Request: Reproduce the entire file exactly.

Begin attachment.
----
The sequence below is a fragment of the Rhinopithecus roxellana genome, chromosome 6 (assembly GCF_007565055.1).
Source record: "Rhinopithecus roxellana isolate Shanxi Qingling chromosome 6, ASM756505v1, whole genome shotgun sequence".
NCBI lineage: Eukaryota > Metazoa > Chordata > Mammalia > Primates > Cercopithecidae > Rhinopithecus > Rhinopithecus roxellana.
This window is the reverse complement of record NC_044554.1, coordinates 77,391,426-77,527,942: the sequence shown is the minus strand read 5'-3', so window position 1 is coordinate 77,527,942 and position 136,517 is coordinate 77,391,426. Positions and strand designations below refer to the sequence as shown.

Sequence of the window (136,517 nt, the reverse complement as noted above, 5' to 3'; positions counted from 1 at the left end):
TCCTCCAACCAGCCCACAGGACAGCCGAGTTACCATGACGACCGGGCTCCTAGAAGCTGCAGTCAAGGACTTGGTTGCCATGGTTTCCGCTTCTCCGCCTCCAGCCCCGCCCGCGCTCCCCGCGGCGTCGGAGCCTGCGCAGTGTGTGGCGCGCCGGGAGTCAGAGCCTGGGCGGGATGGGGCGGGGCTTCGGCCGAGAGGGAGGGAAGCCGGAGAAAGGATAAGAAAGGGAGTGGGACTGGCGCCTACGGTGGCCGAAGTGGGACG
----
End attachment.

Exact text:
The sequence below is a fragment of the Rhinopithecus roxellana genome, chromosome 6 (assembly GCF_007565055.1).
Source record: "Rhinopithecus roxellana isolate Shanxi Qingling chromosome 6, ASM756505v1, whole genome shotgun sequence".
NCBI lineage: Eukaryota > Metazoa > Chordata > Mammalia > Primates > Cercopithecidae > Rhinopithecus > Rhinopithecus roxellana.
This window is the reverse complement of record NC_044554.1, coordinates 77,391,426-77,527,942: the sequence shown is the minus strand read 5'-3', so window position 1 is coordinate 77,527,942 and position 136,517 is coordinate 77,391,426. Positions and strand designations below refer to the sequence as shown.

Sequence of the window (136,517 nt, the reverse complement as noted above, 5' to 3'; positions counted from 1 at the left end):
TCCTCCAACCAGCCCACAGGACAGCCGAGTTACCATGACGACCGGGCTCCTAGAAGCTGCAGTCAAGGACTTGGTTGCCATGGTTTCCGCTTCTCCGCCTCCAGCCCCGCCCGCGCTCCCCGCGGCGTCGGAGCCTGCGCAGTGTGTGGCGCGCCGGGAGTCAGAGCCTGGGCGGGATGGGGCGGGGCTTCGGCCGAGAGGGAGGGAAGCCGGAGAAAGGATAAGAAAGGGAGTGGGACTGGCGCCTACGGTGGCCGAAGTGGGACG